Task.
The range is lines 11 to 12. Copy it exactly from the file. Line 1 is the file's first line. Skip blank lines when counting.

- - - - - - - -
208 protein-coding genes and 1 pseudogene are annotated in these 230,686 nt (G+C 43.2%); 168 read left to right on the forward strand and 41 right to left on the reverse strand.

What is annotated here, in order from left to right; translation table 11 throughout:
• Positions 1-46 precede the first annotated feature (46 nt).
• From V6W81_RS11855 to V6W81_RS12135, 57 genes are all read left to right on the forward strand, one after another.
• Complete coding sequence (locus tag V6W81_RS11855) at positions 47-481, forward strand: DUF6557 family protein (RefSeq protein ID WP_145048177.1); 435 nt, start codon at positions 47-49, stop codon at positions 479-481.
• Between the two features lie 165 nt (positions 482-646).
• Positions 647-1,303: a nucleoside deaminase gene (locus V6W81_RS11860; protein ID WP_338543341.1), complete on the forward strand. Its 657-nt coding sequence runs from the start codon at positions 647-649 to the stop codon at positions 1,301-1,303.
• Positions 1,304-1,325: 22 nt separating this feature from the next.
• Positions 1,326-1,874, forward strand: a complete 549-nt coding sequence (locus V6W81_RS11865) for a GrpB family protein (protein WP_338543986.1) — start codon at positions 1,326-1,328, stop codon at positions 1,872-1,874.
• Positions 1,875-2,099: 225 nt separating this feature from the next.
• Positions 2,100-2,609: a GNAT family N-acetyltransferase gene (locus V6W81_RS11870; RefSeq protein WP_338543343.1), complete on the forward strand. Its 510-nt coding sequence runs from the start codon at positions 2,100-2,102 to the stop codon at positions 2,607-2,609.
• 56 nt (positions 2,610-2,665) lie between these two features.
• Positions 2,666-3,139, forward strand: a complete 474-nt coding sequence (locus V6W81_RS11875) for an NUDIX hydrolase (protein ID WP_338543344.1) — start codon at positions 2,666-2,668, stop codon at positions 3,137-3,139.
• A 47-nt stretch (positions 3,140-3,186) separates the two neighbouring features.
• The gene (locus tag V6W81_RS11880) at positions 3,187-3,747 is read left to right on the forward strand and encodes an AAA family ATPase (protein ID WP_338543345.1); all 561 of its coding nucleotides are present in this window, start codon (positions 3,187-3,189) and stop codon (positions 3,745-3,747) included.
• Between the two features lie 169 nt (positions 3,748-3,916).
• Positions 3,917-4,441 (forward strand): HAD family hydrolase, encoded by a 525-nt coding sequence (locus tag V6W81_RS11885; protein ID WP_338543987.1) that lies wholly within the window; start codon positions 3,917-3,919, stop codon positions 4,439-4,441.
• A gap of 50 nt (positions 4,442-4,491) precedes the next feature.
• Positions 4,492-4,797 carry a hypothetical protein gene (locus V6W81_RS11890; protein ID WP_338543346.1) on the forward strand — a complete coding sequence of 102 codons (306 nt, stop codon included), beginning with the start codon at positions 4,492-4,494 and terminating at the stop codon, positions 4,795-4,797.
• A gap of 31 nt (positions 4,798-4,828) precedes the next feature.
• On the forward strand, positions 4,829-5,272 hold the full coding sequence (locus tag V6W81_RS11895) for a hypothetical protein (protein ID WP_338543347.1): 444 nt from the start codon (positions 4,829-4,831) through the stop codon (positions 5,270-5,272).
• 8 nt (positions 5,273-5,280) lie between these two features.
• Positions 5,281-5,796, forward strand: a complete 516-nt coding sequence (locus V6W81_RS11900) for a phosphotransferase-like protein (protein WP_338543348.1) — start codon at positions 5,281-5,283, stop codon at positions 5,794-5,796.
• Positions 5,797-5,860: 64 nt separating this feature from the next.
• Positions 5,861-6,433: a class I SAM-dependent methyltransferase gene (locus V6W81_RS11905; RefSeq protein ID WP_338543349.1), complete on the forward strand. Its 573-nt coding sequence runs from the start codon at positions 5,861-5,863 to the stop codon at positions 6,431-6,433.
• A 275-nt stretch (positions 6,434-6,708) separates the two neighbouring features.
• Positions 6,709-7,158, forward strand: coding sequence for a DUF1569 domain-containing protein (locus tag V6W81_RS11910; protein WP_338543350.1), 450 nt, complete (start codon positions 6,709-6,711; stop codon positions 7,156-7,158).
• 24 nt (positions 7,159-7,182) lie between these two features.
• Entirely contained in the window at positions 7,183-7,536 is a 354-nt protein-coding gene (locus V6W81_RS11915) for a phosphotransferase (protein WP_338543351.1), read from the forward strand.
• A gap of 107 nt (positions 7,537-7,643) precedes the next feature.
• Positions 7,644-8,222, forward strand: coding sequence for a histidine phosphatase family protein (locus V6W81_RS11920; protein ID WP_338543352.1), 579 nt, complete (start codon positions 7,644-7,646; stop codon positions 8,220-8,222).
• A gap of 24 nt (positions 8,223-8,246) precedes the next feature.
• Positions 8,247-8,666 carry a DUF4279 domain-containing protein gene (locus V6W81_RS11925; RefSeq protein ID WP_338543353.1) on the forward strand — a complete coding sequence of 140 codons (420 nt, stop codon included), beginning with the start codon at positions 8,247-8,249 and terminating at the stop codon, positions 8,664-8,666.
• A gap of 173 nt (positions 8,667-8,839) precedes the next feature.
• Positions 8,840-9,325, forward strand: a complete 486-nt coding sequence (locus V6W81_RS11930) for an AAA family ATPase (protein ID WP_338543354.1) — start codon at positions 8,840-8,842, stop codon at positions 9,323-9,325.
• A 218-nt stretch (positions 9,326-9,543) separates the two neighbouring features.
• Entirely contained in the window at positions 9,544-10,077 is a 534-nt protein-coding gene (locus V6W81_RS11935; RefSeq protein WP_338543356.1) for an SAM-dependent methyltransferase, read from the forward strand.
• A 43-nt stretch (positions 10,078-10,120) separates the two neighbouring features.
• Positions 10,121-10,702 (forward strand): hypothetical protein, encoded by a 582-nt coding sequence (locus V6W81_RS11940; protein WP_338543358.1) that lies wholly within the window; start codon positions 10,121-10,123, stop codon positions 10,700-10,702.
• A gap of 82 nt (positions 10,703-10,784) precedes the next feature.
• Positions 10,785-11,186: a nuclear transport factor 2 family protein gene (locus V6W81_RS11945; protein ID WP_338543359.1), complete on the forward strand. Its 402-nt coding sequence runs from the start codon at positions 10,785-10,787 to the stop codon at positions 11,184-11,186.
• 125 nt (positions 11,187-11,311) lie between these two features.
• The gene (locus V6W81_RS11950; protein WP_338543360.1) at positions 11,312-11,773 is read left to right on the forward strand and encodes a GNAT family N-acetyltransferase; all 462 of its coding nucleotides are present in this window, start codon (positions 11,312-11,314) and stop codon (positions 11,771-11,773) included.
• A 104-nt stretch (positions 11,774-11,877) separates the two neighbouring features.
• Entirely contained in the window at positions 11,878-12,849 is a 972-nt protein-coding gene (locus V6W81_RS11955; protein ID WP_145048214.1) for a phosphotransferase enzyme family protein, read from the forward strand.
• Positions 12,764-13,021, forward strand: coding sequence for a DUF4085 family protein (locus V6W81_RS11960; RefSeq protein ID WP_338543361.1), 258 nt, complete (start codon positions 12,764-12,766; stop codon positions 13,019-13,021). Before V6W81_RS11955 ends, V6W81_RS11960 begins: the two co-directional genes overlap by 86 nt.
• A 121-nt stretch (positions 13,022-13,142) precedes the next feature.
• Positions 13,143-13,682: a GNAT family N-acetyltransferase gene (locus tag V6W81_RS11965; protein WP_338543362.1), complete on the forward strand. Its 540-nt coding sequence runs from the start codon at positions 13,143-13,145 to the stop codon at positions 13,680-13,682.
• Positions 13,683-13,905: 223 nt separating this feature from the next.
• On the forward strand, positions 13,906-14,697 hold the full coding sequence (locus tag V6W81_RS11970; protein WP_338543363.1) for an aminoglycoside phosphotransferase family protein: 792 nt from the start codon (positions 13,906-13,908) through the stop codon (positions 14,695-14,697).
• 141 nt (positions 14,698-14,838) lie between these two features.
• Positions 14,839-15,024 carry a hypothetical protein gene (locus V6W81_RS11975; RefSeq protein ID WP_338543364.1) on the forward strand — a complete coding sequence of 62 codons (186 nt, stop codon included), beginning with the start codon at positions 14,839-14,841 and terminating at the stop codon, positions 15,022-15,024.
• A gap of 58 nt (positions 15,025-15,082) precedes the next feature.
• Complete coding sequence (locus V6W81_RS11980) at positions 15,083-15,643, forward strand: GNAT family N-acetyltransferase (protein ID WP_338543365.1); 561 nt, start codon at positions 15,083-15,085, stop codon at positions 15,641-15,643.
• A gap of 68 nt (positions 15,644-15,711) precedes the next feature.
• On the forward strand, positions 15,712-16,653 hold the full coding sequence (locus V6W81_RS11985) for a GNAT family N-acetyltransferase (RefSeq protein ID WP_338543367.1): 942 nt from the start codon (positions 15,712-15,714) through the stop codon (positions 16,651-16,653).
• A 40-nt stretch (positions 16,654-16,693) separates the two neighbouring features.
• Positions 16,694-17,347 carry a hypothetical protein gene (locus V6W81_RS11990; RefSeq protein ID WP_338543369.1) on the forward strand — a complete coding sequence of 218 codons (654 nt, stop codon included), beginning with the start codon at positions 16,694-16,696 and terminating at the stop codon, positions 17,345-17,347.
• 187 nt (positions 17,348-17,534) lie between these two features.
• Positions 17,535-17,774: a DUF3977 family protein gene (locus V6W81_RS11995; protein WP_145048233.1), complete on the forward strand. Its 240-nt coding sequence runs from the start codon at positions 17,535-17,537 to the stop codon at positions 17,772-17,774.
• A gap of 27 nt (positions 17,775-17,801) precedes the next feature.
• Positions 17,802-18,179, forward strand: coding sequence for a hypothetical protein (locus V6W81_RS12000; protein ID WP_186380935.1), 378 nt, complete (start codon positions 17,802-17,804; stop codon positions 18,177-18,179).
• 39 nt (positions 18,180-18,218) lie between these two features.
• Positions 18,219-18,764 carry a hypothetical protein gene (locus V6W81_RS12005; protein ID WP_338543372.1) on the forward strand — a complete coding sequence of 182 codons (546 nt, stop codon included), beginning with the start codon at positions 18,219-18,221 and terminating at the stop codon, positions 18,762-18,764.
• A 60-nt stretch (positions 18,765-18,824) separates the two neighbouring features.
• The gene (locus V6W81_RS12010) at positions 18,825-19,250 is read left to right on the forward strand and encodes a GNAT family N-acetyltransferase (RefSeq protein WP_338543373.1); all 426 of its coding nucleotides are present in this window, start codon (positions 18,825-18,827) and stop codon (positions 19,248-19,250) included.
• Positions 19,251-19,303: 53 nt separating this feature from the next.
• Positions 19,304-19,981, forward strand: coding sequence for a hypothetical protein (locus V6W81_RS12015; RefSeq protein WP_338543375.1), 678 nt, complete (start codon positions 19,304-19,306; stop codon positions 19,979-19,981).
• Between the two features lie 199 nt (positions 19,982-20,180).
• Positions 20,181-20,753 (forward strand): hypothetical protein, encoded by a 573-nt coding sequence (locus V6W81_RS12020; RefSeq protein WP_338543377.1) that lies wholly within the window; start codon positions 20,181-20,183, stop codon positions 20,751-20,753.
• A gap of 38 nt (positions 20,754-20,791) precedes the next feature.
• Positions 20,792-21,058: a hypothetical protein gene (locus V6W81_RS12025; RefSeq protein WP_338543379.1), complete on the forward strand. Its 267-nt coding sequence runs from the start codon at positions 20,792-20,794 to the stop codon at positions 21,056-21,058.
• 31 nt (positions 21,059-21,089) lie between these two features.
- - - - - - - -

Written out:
• Positions 2,100-2,609: a GNAT family N-acetyltransferase gene (locus V6W81_RS11870; RefSeq protein WP_338543343.1), complete on the forward strand. Its 510-nt coding sequence runs from the start codon at positions 2,100-2,102 to the stop codon at positions 2,607-2,609.
• 56 nt (positions 2,610-2,665) lie between these two features.